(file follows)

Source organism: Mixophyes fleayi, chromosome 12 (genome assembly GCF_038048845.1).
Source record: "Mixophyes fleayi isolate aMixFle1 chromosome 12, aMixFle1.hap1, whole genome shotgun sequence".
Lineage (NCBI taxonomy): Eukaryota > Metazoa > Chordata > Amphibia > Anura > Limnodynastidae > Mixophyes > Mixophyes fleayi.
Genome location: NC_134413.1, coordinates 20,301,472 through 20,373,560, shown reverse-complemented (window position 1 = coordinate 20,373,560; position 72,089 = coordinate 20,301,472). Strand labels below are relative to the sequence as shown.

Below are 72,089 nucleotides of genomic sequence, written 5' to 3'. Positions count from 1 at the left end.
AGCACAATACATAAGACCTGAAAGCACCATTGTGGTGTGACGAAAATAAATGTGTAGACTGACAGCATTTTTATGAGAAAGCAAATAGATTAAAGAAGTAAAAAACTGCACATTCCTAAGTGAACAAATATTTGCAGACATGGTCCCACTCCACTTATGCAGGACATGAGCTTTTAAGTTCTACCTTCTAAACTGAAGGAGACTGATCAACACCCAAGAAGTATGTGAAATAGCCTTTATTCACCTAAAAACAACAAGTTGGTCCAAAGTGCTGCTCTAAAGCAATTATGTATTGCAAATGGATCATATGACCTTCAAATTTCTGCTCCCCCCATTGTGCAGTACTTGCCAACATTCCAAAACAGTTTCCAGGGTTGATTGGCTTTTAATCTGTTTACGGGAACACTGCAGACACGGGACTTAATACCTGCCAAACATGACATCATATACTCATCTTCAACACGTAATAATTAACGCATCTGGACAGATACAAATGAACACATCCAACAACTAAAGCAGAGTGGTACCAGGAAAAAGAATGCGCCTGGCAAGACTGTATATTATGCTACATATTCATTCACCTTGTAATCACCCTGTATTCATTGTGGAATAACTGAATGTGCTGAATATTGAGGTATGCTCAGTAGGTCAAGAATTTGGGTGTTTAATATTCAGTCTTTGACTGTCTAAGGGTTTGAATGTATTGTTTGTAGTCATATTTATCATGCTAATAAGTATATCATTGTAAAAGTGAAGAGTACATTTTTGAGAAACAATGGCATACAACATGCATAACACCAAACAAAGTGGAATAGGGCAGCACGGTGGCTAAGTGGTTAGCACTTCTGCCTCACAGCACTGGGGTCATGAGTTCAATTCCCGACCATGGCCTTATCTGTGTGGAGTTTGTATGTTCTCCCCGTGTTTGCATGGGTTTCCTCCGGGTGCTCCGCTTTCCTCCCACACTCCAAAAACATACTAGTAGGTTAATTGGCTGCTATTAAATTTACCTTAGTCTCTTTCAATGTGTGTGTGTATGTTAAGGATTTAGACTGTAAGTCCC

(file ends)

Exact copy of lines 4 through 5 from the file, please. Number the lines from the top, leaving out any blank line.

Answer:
Genome location: NC_134413.1, coordinates 20,301,472 through 20,373,560, shown reverse-complemented (window position 1 = coordinate 20,373,560; position 72,089 = coordinate 20,301,472). Strand labels below are relative to the sequence as shown.

Below are 72,089 nucleotides of genomic sequence, written 5' to 3'. Positions count from 1 at the left end.